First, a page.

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The Rouen parliament, feeling that it was
held accountable for its proceedings to a
high court of judicature, acting under the
direct authority of the King himself,
recognised at last, readily enough, that the
interests of its own reputation and the
interests of rigid justice were now intimately
bound up together; and applied itself
impartially, on this occasion at least, to the
consideration of Marie's case. As a necessary
consequence of this change of course, the
authorities of Caen began, for the first time,
to feel seriously alarmed for themselves. If
the parliament of Rouen dealt fairly by the
prisoner, a fatal exposure of the whole
party would be the certain result. Under
these circumstances, Procurator Revel and
his friends sent a private requisition to the
authorities at Rouen, conjuring them to
remember that the respectability of their
professional brethren was at stake, and
suggesting that the legal establishment of
Marie's innocence was the mistake of all
others which it was now most urgently
necessary to avoid. The parliament of Rouen
was, however, far too cautious, if not too
honest, to commit itself to such an atrocious
proceeding as was here plainly indicated.
After gaining as much time as possible by
prolonging their deliberations to the utmost,
the authorities resolved on adopting a middle
course, which on the one hand should not
actually establish the prisoner's innocence,
and, on the other, should not publicly expose
the disgraceful conduct of the prosecution at
Caen. Their decree, not issued until the
twelfth of March, seventeen hundred and
eighty-five, annulled the sentence of Procurator
Revel on technical grounds; suppressed
the further publication of the statement of
Marie's case, which had been drawn out by
the advocate Lecauchois, as libellous towards
Monsieur Revel and Madame Duparc; and
announced that the prisoner was ordered to
remain in confinement until more ample
information could be collected relating to the
doubtful question of her innocence or her
guilt. No such information was at all likely
to present itself (more especially after the
only existing narrative of the case had been
suppressed); and the practical effect of the
decree therefore was to keep Marie in prison
for an indefinite period, after she had been
illegally deprived of her liberty already from
August, seventeen hundred and eighty-one
to March, seventeen hundred and eight-five.
Who shall say that the respectable classes did
not take good care of their respectability on the
eve of the French Revolution!

Marie's only hope of recovering her freedom,
and exposing her unscrupulous enemies
to the obloquy and the punishment which
they richly deserved, lay in calling the
attention of the higher tribunals of the capital
to the cruelly cunning decree of the
parliament of Rouen. Accordingly, she once
more petitioned the Throne. The King
referred the document to his council; and the
council issued an order submitting the Rouen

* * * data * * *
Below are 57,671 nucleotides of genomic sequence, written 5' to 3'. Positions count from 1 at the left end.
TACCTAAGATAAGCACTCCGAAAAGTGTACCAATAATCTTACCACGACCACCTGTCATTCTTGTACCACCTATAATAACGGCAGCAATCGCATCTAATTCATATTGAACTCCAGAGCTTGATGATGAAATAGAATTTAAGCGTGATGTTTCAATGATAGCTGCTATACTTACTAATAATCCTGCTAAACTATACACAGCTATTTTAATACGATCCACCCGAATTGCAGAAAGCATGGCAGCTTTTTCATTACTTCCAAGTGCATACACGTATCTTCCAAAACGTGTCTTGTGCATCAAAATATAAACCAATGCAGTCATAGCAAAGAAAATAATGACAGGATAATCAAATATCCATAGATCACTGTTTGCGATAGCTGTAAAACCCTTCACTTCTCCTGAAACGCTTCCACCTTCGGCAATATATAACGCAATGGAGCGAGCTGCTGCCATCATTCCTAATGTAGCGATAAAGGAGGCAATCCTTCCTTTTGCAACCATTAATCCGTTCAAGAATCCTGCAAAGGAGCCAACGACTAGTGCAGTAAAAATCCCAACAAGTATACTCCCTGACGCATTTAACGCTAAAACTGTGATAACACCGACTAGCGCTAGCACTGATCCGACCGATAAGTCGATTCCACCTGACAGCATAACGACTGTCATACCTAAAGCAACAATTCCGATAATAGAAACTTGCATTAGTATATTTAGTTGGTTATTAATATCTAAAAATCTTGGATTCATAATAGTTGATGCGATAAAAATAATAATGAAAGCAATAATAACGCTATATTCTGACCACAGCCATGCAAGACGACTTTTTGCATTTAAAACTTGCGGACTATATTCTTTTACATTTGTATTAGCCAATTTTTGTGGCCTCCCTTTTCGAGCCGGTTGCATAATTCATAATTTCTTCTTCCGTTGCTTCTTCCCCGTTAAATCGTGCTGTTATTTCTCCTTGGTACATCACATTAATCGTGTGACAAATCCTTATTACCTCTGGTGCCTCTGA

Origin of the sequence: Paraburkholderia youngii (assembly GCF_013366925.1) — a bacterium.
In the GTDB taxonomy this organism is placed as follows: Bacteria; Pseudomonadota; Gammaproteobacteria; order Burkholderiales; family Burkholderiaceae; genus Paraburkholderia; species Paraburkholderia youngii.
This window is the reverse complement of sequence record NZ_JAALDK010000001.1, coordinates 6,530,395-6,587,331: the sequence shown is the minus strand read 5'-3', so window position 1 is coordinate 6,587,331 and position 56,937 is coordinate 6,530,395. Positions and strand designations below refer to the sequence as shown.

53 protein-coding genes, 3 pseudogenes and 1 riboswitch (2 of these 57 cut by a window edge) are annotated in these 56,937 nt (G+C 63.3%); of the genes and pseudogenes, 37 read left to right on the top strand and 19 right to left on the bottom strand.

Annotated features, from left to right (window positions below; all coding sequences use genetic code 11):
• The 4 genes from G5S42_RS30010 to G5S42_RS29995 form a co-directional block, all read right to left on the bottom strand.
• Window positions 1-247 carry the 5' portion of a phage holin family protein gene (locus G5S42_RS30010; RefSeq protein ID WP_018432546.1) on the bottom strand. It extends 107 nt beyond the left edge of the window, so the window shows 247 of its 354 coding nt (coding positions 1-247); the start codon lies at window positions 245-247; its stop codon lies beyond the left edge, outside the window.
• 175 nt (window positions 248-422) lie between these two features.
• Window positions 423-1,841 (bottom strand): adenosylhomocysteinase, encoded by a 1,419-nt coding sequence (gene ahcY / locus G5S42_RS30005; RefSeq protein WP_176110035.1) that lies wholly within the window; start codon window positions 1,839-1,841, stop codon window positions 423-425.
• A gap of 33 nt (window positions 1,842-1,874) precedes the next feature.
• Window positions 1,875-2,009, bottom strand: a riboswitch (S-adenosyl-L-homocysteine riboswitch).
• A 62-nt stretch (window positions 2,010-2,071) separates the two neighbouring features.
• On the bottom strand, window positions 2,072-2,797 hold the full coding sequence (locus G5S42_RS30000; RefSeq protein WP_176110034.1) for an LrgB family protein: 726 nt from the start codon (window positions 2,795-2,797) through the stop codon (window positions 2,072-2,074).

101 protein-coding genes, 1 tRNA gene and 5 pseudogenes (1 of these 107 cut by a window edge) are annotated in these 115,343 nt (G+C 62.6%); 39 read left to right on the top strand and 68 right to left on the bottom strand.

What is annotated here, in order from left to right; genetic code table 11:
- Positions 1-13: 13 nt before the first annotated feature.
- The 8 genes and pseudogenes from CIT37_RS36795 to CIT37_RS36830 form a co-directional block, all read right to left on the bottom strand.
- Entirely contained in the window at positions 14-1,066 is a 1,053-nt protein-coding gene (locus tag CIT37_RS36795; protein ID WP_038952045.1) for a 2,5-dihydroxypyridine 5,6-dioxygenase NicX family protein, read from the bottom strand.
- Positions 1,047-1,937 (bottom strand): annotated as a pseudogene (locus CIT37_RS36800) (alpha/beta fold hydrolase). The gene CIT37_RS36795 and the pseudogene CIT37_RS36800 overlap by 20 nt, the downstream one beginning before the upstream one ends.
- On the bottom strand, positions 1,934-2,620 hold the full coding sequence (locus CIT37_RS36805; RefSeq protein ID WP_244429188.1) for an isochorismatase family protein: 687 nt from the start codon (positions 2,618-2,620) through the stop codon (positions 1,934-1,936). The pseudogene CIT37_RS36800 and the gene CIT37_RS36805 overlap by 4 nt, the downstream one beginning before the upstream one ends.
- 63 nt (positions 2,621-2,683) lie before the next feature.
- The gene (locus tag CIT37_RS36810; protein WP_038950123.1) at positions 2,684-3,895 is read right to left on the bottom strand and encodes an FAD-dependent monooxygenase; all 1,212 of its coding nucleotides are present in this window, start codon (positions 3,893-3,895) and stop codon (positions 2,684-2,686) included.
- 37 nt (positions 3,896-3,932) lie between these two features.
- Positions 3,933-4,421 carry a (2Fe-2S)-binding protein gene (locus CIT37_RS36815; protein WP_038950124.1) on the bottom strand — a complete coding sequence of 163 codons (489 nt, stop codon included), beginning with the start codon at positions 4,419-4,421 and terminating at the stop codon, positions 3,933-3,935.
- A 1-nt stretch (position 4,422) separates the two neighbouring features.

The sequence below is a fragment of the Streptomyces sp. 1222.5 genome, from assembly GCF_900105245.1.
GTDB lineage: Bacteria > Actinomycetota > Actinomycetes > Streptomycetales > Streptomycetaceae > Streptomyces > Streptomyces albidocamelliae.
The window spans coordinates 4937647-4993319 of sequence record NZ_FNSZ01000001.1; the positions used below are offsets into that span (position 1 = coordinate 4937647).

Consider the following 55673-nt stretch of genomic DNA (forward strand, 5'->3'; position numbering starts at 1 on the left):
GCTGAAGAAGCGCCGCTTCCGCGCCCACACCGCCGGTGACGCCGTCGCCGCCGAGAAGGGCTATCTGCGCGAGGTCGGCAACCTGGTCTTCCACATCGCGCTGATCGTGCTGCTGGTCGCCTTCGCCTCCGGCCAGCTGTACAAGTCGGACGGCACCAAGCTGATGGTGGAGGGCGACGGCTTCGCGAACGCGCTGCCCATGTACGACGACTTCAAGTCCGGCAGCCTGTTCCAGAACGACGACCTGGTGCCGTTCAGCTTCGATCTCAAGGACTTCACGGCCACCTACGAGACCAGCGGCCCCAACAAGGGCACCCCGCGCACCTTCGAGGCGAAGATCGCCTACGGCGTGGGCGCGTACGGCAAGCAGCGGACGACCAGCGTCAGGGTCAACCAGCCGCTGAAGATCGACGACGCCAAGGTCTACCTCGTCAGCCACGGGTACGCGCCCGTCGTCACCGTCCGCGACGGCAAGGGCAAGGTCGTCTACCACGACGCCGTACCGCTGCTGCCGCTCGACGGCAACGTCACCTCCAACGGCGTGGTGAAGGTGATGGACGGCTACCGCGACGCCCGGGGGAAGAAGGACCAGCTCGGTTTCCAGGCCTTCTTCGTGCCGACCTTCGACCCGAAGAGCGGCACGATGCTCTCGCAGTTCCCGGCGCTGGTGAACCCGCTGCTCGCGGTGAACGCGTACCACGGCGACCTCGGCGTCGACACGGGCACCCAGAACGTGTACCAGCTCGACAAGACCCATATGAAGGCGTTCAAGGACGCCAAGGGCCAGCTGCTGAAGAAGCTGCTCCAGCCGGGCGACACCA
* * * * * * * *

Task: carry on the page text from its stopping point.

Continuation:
decree to the final investigation of the
parliament of Paris.

At last, then, after more than three miserable
years of imprisonment, the victim of
Madame Duparc and Procurator Revel had
burst her way through all intervening
obstacles of law and intricacies of office, to
the judgment-seat of that highest law-court
in the country, which had the final power of
ending her long sufferings and of doing her
signal justice on her adversaries of all degrees.
The parliament of Paris was now to estimate
in all its importance the unutterable wrong
that had been inflicted on her; and the
eloquent tongue of one of the first advocates
of that famous bar was to plead her cause
openly before God, the king, and the country.

The pleading of Monsieur Fournel (Marie's
counsel) before the parliament of Paris,
remains on record. At the outset, he assumes
the highest ground for the prisoner. He
disclaims all intention of gaining her her
liberty by taking the obvious technical objections
to the illegal and irregular sentences of
Caen and Rouen. He insists on the necessity
of vindicating her innocence legally and
morally before the world, and of obtaining
the fullest compensation that the law allows
for the fearful injuries which the original
prosecution had inflicted on his client. In
pursuance of this design, he then proceeds to
examine the evidence of the alleged poisoning
and the alleged robbery, step by step, pointing
out in the fullest detail the monstrous
contradictions and improbabilities which have
been already briefly indicated in this narrative.
The course thus pursued, with signal
clearness and ability, leads, as every one who
has followed the particulars of the case from
the beginning will readily understand, to a
very serious result. The arguments for the
defence cannot assert Marie's innocence
without shifting the whole weight of suspicion,
in the matter of Monsieur de Beaulieu's
death by poisoning, on to the shoulders
of her mistress Madame Duparc.

It is necessary, in order to prepare the
reader for the extraordinary termination of
the proceedings, to examine this question of
suspicion in some of its most striking details.

The poisoning of Monsieur de Beaulieu may
be accepted, in consideration of the medical
evidence, as a proved fact, to begin with.
The question that remains is, whether that
poisoning was accidental or premeditated.
In either case, the evidence points directly at
Madame Duparc, and leads to the conclusion
that she tried to shift the blame of the
poisoning (if accidental) and the guilt of it
(if premeditated) from herself to her servant.

Suppose the poisoning to have been
accidental. Suppose arsenic to have been
purchased for some legitimate domestic purpose,
and to have been carelessly left in one of
the salt-cellars, on the dresserwho salts

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